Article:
July 12: In one of the great moments in New York Yankees history, George Steinbrenner places a phone call. “Lou,” he says to his manager, “I just won you the pennant. I got you Steve Trout.” The Yankees, 55-34 and leading the AL East by three games at the moment of the left-handed Trout’s acquisition, watch as the pitcher goes 0-4 with a 6.60 ERA in 14 games. They follow him down, finishing the season in fourth place, having gone only 34-39 in the Trout era.

Thank you for reading

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A very entertaining and relevant article, thanks.

I really don't miss His Ugliness Old Man Steinbrenner. I like to think we have evolved well beyond his way of thinking, although to hear what's been going on in politics, radio opinion shows, rallies, etc. over the last few years indicates otherwise. If Steinbrenner influenced some baseball fans to be more like him, that was a bad thing.

Of course, the Al Campanis interview displayed another example of backward out-of-touch thinking, but I'd say it had a positive result. We all became more sensitive about what we say. Perhaps, too much so. Many of us became more aware of false prejudices. And - although, that is beside my point and doesn't excuse what he said, Campanis was somewhat misunderstood by his comment in the first place. He had African-American friends and didn't mean that none of them could acquire those necessities.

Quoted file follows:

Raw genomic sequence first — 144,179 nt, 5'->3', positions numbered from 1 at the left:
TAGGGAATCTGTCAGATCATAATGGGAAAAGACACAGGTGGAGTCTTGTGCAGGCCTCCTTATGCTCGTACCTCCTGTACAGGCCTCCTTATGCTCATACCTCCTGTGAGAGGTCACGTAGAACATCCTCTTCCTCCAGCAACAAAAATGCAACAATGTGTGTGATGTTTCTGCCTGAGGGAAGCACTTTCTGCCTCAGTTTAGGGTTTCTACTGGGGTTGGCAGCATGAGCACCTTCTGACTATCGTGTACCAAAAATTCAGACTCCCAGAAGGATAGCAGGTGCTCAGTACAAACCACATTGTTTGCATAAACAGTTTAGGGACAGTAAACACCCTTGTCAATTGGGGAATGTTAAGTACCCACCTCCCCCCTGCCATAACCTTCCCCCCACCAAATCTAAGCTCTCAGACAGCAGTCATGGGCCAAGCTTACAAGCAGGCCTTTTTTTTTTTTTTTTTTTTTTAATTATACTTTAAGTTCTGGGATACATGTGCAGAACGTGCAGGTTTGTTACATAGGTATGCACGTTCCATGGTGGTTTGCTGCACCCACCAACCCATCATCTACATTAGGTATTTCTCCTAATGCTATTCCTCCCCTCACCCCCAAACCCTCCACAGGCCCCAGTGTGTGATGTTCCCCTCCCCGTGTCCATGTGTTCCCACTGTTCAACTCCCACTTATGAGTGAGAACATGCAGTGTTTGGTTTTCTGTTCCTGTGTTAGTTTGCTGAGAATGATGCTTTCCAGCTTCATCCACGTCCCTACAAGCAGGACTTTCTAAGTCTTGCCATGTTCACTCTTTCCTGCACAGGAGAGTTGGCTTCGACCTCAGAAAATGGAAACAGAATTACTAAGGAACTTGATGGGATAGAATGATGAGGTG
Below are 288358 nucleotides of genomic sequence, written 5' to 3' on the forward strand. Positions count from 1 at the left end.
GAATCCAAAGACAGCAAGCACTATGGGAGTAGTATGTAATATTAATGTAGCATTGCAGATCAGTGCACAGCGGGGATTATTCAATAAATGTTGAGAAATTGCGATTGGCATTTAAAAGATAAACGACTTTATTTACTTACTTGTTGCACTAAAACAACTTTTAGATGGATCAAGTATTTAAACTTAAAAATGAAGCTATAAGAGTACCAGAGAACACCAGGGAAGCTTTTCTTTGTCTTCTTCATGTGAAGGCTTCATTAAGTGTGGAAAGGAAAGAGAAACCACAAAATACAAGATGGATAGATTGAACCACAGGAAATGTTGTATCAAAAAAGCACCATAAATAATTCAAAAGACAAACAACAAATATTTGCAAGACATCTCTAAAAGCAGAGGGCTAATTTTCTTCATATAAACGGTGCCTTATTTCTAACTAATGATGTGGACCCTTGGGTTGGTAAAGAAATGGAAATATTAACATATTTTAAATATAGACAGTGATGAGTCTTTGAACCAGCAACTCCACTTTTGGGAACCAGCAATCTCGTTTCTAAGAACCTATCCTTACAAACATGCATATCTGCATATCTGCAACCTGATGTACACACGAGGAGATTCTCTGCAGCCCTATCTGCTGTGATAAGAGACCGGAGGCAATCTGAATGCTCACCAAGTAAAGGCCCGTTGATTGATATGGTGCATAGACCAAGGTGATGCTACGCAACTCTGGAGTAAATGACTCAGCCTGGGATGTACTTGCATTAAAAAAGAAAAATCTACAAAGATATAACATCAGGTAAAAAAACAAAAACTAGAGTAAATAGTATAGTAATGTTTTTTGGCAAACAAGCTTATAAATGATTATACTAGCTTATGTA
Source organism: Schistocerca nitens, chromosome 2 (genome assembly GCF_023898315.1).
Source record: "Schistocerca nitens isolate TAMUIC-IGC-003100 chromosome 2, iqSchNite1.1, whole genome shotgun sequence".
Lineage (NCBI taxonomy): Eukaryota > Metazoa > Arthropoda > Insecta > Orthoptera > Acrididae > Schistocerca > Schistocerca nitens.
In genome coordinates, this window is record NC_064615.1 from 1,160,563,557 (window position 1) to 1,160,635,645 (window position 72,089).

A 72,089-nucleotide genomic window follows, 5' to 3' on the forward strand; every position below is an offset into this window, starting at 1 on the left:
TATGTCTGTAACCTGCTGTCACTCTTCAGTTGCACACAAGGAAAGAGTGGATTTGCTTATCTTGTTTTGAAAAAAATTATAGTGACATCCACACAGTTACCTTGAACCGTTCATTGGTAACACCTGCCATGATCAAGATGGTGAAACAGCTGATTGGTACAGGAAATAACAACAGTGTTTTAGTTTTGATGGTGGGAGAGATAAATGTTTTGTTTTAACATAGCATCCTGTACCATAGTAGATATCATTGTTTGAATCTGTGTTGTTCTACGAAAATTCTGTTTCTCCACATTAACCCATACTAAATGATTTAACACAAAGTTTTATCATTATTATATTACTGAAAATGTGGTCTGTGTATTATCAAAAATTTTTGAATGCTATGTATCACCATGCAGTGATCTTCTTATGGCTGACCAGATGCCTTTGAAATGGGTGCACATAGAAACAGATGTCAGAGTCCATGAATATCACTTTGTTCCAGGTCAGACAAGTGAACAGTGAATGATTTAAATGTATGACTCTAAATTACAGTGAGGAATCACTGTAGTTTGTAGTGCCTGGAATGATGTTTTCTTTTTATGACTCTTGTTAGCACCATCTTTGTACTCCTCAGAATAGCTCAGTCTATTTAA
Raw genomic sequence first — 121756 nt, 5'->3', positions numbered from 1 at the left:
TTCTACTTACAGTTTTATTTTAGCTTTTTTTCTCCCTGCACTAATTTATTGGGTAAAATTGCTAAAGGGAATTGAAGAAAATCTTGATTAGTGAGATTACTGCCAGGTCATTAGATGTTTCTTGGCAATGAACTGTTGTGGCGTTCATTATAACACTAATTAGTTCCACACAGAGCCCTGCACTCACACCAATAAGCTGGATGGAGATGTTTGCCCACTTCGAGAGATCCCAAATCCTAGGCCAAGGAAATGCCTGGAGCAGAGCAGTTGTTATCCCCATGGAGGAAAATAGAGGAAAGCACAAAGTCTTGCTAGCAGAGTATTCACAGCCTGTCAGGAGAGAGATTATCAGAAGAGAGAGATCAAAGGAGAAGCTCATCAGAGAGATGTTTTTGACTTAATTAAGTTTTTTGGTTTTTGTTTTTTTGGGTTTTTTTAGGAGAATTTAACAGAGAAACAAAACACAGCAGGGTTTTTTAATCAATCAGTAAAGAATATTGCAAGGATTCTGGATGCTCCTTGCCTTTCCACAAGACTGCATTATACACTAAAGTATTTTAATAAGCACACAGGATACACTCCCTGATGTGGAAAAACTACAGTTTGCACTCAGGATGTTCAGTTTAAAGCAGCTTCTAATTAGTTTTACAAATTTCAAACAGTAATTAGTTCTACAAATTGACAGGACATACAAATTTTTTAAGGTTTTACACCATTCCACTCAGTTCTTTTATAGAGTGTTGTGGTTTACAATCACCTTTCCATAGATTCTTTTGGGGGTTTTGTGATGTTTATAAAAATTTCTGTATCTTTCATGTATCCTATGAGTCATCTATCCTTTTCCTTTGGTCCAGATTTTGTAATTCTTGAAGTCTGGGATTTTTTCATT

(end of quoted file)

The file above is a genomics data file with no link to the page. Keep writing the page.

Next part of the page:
Yes, you triggered a flood of memories. Thank you Steven.
Still, you can't be seriously suggesting that steroids accounted for the 1987 home run bolus. Does that mean hitters stopped taking them in 1988, out of the goodness of their hearts? You have to account for a greater than 25% dropoff in total home runs somehow.
I prefer to believe that far from being naive, we were thinking more clearly in 1987. As explanations for the power explosion go, a rabbit ball fits the facts a lot better than steroids do. One could make the same argument for the late nineties and early aughts. Occam's Razor is a wise instrument.
No, I was purely tongue-in-cheek there. It WAS a rabbit ball. Or El Nino. Or something.